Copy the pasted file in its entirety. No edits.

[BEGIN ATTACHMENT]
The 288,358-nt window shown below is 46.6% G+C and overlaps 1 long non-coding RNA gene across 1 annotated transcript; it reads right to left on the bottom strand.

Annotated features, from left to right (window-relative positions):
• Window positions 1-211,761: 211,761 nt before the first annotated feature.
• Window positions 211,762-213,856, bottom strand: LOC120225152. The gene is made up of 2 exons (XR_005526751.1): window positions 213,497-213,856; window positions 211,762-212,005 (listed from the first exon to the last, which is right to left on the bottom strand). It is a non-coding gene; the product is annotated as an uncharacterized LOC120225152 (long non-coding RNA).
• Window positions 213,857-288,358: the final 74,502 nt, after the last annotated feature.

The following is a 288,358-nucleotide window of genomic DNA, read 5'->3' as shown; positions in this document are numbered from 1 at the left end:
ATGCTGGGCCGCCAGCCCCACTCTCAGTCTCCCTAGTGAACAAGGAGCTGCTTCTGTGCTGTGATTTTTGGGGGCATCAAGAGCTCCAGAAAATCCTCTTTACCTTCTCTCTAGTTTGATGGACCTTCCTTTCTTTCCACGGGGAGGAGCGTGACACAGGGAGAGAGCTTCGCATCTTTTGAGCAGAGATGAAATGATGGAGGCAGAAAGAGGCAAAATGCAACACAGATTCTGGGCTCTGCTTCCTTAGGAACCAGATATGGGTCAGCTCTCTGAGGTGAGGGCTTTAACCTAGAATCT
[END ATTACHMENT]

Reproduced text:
The 288,358-nt window shown below is 46.6% G+C and overlaps 1 long non-coding RNA gene across 1 annotated transcript; it reads right to left on the bottom strand.

Annotated features, from left to right (window-relative positions):
• Window positions 1-211,761: 211,761 nt before the first annotated feature.
• Window positions 211,762-213,856, bottom strand: LOC120225152. The gene is made up of 2 exons (XR_005526751.1): window positions 213,497-213,856; window positions 211,762-212,005 (listed from the first exon to the last, which is right to left on the bottom strand). It is a non-coding gene; the product is annotated as an uncharacterized LOC120225152 (long non-coding RNA).
• Window positions 213,857-288,358: the final 74,502 nt, after the last annotated feature.

The following is a 288,358-nucleotide window of genomic DNA, read 5'->3' as shown; positions in this document are numbered from 1 at the left end:
ATGCTGGGCCGCCAGCCCCACTCTCAGTCTCCCTAGTGAACAAGGAGCTGCTTCTGTGCTGTGATTTTTGGGGGCATCAAGAGCTCCAGAAAATCCTCTTTACCTTCTCTCTAGTTTGATGGACCTTCCTTTCTTTCCACGGGGAGGAGCGTGACACAGGGAGAGAGCTTCGCATCTTTTGAGCAGAGATGAAATGATGGAGGCAGAAAGAGGCAAAATGCAACACAGATTCTGGGCTCTGCTTCCTTAGGAACCAGATATGGGTCAGCTCTCTGAGGTGAGGGCTTTAACCTAGAATCT